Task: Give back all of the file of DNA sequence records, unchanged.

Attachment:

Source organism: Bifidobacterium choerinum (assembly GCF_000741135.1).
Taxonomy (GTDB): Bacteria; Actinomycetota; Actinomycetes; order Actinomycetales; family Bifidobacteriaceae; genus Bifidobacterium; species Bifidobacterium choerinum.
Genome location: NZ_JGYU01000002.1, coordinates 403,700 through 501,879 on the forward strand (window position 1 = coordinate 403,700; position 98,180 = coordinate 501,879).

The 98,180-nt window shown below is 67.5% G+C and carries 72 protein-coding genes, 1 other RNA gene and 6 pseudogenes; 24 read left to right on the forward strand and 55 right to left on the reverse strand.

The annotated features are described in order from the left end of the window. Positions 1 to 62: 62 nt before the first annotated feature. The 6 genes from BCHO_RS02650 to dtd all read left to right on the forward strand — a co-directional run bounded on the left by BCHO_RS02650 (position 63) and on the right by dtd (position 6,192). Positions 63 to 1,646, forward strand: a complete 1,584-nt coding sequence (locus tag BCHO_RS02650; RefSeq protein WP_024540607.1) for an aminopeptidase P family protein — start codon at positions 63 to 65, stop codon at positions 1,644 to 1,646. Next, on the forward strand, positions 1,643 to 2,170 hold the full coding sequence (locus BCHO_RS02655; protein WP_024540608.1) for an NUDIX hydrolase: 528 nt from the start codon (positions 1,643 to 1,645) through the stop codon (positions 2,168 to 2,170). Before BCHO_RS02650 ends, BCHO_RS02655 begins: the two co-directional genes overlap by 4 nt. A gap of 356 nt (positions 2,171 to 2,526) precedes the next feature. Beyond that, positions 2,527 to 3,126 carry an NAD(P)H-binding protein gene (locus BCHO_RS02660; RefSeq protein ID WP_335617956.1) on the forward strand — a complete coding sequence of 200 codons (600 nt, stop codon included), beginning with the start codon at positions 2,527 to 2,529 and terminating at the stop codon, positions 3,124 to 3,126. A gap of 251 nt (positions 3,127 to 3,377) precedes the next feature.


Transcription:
Source organism: Bifidobacterium choerinum (assembly GCF_000741135.1).
Taxonomy (GTDB): Bacteria; Actinomycetota; Actinomycetes; order Actinomycetales; family Bifidobacteriaceae; genus Bifidobacterium; species Bifidobacterium choerinum.
Genome location: NZ_JGYU01000002.1, coordinates 403,700 through 501,879 on the forward strand (window position 1 = coordinate 403,700; position 98,180 = coordinate 501,879).

The 98,180-nt window shown below is 67.5% G+C and carries 72 protein-coding genes, 1 other RNA gene and 6 pseudogenes; 24 read left to right on the forward strand and 55 right to left on the reverse strand.

The annotated features are described in order from the left end of the window. Positions 1 to 62: 62 nt before the first annotated feature. The 6 genes from BCHO_RS02650 to dtd all read left to right on the forward strand — a co-directional run bounded on the left by BCHO_RS02650 (position 63) and on the right by dtd (position 6,192). Positions 63 to 1,646, forward strand: a complete 1,584-nt coding sequence (locus tag BCHO_RS02650; RefSeq protein WP_024540607.1) for an aminopeptidase P family protein — start codon at positions 63 to 65, stop codon at positions 1,644 to 1,646. Next, on the forward strand, positions 1,643 to 2,170 hold the full coding sequence (locus BCHO_RS02655; protein WP_024540608.1) for an NUDIX hydrolase: 528 nt from the start codon (positions 1,643 to 1,645) through the stop codon (positions 2,168 to 2,170). Before BCHO_RS02650 ends, BCHO_RS02655 begins: the two co-directional genes overlap by 4 nt. A gap of 356 nt (positions 2,171 to 2,526) precedes the next feature. Beyond that, positions 2,527 to 3,126 carry an NAD(P)H-binding protein gene (locus BCHO_RS02660; RefSeq protein ID WP_335617956.1) on the forward strand — a complete coding sequence of 200 codons (600 nt, stop codon included), beginning with the start codon at positions 2,527 to 2,529 and terminating at the stop codon, positions 3,124 to 3,126. A gap of 251 nt (positions 3,127 to 3,377) precedes the next feature.